But Hye-sung numbly stands up and asks why he’s clinging so desperately to him, since no matter what he tries to do, the patient will die. That’s… not exactly what you should say to a worried father, but I suppose depression clouds judgement.
Director Park has set the ball in motion to fire Hye-sung. Again. But this time, he’ll make sure that Hye-sung’s medical license will be revoked, too. Not that he’ll get too much argument from Hye-sung, as he rips off his doctor’s coat and badge and leaves them on the floor of the break room.
Woo-jin is the second choice to save Captain Choi’s daughter, but he apologizes that he won’t be able to accept her as a patient since the survival rate is too low. Captain Choi’s grief-stricken wife clings to his arm, sobbing as she asks her husband what they’re going to do now.
Hye-sung pays his respects to Ji-won down in the morgue, sitting next to the table while he cries his heart out. Tears and snot running down his face, he apologizes to Ji-won that he wasn’t able to save him. Someone like him doesn’t deserve to be a doctor.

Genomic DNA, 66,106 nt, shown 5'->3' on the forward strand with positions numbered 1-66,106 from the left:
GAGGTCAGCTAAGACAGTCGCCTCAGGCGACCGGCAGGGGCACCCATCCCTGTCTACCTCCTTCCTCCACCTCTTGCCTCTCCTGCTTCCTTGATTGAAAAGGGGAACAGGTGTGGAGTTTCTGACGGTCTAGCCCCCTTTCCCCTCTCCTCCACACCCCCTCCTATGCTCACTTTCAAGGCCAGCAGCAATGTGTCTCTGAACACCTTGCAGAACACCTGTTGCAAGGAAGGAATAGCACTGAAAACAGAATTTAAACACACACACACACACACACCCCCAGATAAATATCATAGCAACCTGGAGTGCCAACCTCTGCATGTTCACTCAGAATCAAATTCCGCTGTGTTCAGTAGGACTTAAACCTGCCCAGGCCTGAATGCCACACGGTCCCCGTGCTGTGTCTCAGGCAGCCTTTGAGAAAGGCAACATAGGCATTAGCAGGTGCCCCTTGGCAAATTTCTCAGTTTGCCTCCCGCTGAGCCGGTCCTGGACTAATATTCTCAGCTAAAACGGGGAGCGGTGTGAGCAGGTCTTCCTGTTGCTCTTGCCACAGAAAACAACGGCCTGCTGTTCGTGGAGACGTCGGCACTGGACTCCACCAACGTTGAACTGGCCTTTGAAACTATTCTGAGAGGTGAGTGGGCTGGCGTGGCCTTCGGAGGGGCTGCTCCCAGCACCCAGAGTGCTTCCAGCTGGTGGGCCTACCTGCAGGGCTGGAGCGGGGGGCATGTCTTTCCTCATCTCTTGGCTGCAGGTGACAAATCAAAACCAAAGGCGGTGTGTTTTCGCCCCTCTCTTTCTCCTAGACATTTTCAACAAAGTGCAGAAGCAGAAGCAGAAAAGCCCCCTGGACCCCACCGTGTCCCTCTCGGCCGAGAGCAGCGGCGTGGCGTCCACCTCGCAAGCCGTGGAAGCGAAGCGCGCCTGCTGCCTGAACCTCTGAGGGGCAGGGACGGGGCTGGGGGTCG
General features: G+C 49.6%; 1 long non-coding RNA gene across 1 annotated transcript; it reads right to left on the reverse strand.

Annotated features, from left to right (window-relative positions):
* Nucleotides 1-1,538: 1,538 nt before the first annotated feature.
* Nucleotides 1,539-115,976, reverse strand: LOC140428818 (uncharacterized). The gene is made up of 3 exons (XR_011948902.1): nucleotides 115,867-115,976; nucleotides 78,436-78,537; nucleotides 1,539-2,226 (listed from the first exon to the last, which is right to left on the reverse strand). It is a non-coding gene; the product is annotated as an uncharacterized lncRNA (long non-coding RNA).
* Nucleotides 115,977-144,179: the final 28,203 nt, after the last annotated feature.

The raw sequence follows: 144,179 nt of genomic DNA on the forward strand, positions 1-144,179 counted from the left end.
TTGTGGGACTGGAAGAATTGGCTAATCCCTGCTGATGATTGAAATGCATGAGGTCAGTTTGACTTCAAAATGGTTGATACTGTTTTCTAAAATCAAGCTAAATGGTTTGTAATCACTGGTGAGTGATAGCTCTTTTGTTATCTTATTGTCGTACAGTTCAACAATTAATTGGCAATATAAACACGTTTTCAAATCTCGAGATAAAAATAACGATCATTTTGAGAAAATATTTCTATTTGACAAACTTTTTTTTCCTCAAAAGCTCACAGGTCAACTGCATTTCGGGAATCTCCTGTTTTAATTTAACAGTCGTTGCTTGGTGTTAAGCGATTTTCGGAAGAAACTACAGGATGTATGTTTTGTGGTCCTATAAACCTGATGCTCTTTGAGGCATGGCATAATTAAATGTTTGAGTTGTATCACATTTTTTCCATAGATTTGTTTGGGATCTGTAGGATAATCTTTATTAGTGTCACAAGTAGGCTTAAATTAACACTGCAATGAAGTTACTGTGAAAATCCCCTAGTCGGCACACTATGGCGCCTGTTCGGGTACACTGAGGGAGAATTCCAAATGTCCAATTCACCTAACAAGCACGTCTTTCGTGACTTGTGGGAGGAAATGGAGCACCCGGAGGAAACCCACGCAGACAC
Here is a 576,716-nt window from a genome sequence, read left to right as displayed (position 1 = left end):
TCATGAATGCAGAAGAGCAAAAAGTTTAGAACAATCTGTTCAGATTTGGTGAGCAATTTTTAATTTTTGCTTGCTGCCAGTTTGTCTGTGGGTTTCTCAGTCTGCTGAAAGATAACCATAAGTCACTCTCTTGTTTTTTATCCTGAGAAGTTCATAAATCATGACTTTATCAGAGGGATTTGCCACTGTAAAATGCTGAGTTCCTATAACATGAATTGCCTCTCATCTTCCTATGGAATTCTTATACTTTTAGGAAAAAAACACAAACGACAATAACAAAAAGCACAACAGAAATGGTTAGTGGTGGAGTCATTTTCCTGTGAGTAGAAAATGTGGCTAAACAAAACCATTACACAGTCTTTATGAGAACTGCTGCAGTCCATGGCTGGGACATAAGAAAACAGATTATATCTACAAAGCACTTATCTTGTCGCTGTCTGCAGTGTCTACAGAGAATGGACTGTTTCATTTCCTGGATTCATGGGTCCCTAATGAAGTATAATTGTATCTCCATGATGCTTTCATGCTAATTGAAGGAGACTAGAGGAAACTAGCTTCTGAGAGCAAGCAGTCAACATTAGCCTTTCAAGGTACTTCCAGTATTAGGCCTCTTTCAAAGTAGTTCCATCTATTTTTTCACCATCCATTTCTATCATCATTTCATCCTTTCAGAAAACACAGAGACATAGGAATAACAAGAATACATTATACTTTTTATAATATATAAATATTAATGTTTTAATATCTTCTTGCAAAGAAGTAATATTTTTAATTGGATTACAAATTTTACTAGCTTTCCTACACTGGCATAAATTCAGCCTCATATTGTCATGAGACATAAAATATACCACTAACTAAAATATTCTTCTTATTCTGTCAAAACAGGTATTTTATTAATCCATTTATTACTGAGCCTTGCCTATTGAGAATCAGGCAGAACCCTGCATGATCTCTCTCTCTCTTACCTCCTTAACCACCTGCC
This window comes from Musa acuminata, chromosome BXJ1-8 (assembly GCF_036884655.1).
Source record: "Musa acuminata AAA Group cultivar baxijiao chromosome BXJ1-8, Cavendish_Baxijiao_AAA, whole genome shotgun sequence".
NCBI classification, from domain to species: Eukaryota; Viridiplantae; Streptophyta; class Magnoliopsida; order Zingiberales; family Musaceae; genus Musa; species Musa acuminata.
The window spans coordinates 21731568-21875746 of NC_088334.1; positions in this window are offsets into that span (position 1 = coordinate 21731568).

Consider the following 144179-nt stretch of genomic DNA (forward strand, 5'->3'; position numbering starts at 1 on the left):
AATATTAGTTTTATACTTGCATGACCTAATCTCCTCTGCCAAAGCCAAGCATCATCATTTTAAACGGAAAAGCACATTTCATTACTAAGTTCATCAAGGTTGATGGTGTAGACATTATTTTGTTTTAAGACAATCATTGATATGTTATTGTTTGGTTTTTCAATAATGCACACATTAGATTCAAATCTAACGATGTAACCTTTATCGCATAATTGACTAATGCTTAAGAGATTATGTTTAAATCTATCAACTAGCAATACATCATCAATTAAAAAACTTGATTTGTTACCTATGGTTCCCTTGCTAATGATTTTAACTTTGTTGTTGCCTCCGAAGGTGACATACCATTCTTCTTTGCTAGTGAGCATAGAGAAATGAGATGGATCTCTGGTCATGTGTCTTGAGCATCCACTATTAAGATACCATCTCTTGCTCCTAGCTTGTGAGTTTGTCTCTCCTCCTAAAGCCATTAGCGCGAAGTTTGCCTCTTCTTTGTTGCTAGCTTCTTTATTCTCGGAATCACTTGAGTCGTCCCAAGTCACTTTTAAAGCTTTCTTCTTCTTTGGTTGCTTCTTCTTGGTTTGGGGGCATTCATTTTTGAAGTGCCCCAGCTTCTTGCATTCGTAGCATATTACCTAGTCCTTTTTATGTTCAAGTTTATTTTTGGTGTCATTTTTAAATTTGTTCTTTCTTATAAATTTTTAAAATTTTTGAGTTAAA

Just then Ji-won’s mother arrives with flowers for her son. She’s furious that Hye-sung is there, too, and begins beating on his chest with the bouquet, screaming at him to get out. But her angry reaction stems from her grief, and she soon collapses next to her son, crying.
Hye-sung dazedly staggers his way through the darkened hallways of the hospital. When Ddol-mi returns to the break room with a cup of ramen, she realizes that Hye-sung is gone — for good, too, based on his left-behind coat and badge.
Chief Kang is reading a story to her son when Director Park and Woo-jin arrive to check on him — it looks like he’ll be fine, no major injuries. Director Park is playing the jovial uncle as he tells Dong-ha that his mother is amazing. She saved so many people at the hospital while she was waiting to hear word about him. Yeah, in the hospital you originally wanted to close down.
But Director Park needs to speak to her in private — he’s chomping at the bit to use his trump card of Ji-na attempting to perform unauthorized surgery and Hye-sung doing surgery while suffering from PTSD. He’s sure it will be proof of malpractice when they perform the autopsy.